Descendant of the Crane by Joan He
"Tyrants cut out hearts. Rulers sacrifice their own." Princess Hesina of Yan has always been eager to shirk the responsibilities of the crown, but when her beloved father is murdered, she’s thrust into power, suddenly the queen of an unstable kingdom. Determined to find her father’s killer, Hesina does something desperate: she engages the aid of a soothsayer—a treasonous act, punishable by death... because in Yan, magic was outlawed centuries ago.
Using the information illicitly provided by the sooth, and uncertain if she can trust even her family, Hesina turns to Akira—a brilliant and alluring investigator who’s also a convicted criminal with secrets of his own. With the future of her kingdom at stake, can Hesina find justice for her father? Or will the cost be too high?
Disclaimer: I received this book for free from NetGalley and Albert Whitman Company in exchange for an honest review. This does not affect my opinion of the book or the content of my review.
I want to start off this review by refuting the claim that it’s a Chinese-inspired Game of Thrones. I honestly believe that got me in the wrong mindset from the beginning, because that comparison left me wanting so much more. Descendant of the Crane features a fairly messed up royal family, but otherwise, this is its own thing.
The opening of the story is great. We start just after the death of the king. The atmosphere is gloomy and unpredictable, even dangerous. The main characters steal into a disreputable district to seek forbidden magic. It’s a great beginning. It pulled me right me. The characters we meet are distinct and interesting – the desperate princess, her cautious adopted brother, and the sarcastic adopted sister. They’re well-matched and interesting together. After the opening scene, my interest started to wane.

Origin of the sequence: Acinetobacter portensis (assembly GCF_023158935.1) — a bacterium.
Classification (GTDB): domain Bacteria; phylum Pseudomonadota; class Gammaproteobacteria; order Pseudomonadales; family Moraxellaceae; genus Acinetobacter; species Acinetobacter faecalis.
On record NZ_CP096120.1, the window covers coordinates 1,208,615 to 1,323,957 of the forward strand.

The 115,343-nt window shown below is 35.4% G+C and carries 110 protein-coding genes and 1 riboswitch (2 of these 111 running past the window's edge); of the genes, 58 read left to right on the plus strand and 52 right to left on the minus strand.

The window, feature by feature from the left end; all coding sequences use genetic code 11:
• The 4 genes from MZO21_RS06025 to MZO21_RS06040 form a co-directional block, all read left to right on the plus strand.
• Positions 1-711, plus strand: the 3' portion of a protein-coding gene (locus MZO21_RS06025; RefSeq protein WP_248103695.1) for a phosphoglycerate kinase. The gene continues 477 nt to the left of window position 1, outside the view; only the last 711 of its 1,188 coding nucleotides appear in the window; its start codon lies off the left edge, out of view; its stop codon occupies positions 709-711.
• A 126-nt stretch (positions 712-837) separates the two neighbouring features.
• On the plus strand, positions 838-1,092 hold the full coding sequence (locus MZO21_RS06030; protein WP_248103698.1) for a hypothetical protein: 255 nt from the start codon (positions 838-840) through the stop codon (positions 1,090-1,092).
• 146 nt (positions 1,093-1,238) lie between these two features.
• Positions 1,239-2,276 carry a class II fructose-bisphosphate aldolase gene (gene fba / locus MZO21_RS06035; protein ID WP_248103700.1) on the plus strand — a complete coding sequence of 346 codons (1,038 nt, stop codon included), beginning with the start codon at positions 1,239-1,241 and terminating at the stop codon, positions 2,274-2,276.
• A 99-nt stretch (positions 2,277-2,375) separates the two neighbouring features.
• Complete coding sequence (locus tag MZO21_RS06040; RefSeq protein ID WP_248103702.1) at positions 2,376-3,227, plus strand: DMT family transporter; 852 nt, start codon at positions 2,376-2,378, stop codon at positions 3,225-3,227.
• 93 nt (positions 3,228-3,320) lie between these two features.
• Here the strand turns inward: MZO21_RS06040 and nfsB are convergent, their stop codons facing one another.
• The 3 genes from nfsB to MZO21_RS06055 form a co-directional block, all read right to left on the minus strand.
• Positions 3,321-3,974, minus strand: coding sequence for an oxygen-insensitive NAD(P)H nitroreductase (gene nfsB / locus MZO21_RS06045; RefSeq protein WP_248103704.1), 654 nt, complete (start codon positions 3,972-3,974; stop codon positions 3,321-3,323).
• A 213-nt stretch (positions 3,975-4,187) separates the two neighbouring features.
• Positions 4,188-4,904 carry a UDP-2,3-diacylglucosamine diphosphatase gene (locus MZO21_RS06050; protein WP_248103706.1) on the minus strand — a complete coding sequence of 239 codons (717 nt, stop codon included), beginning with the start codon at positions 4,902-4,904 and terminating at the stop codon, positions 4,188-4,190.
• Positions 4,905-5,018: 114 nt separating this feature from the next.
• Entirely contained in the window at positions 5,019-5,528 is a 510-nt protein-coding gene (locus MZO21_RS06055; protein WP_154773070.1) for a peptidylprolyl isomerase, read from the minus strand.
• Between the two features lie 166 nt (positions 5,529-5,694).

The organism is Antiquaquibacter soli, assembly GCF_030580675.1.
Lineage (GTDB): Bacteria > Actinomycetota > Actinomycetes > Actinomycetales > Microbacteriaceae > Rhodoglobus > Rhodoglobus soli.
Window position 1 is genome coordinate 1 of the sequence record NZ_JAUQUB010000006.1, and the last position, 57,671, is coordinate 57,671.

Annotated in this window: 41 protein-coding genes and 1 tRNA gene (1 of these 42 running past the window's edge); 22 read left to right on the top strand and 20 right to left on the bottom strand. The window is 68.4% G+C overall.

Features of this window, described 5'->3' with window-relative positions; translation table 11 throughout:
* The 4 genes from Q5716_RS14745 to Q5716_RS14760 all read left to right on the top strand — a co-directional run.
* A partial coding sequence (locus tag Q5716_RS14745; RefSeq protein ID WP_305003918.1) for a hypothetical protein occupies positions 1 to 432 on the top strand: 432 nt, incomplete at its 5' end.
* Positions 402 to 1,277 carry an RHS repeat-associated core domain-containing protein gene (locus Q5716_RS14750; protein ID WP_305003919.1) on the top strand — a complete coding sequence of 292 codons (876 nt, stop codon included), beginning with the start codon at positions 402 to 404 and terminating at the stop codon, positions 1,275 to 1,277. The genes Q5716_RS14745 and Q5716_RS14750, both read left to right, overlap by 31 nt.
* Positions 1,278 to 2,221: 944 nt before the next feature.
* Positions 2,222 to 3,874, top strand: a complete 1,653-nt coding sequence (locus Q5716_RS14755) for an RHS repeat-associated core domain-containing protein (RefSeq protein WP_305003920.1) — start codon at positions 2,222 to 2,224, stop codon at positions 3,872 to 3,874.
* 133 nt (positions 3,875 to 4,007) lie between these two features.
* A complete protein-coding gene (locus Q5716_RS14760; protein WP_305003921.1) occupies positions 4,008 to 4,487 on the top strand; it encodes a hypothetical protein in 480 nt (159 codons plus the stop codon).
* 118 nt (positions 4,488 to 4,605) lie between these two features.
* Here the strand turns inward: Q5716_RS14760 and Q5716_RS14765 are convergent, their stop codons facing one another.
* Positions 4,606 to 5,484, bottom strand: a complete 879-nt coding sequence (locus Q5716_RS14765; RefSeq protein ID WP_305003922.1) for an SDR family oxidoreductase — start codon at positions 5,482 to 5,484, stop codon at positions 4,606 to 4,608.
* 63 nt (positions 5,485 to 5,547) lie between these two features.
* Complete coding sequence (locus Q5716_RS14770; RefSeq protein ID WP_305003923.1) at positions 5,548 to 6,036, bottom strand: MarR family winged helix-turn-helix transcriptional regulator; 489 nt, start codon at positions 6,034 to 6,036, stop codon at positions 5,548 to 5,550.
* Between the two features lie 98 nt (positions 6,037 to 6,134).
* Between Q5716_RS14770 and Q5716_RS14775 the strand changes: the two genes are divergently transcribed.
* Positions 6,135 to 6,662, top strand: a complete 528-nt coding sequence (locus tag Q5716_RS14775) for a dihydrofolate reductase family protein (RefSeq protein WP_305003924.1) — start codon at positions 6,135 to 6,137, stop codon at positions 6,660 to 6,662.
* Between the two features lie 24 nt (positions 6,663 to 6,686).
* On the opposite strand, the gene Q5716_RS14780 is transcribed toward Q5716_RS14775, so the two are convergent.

Characters that were interesting at first failed to develop. For me, Lillian was the most interesting of the collection. She spoke with a more unique voice than the others, and added a bit of lilt to the dialogue. The main character, Hesina, waffled back and forth between what she believed and what she wanted. The ultimate betrayal was so flat that I couldn’t bother to be surprised. It was all so… underwhelming.
If I had to pick, it was the plot that really lost me. The story is supposed to follow the king’s murder trial, but the scenes in the courtroom are few and far between. The way the trial is treated and manipulated made the whole thing feel like a joke. At its core, the trial didn’t matter anyway, because Hesina was always off doing her own thing and getting her own answers. In fact, the entire plot of this novel was about the young queen and a greedy advisor having it out behind the scenes and pulling the strings of the system to get what they wanted. It was petty and uninteresting.
What was interesting was the magic. I wanted to know a lot more about the magical system, and I wanted to see more of the sooths. The sooths were central to the story, and yet, they only seemed to pop up when there needed to be a moment of political hysteria. All the interesting bits of the story surrounded the magic-users, how they had been hunted, and the future different rulers wanted for them… but Hesina was all over the place. And because of her uncertainty, the plot was all over the place. Sometimes she was looking for murderers, sometimes she was having spats with siblings. Sometimes she was parading for her people and sometimes she was lecturing about the history of her kingdom. I wish the story was more focused, because a lot of things were happening, but most of them felt very irrelevant.
Also the ending? The ending was anti-climatic. It may work if this is intended to be a series, but honestly, I don’t know if I would read on? If you’re looking for an intense Chinese inspired fantasy about war and magic and injustice, I suggest The Poppy War.
It’s not all bad, but I think my main takeaway from Descendant of the Crane was that it could have been so much more. And I feel like kind of a jerk leaving a less-than-favorable review. This debut is getting overwhelmingly positive reviews. And I am so so glad readers are enjoying it. But I’m also seeing that a lot of these reviews are from critique partners and the social media squad, so go in with in open mind, and you’ll probably like it more than if you go in expecting the next George R. R. Martin.
What’s your favorite Asian-inspired fantasy? I know a lot of people are participating in YARC this year and I’d love to hear about other diverse books! Tell me your favorites in the comments!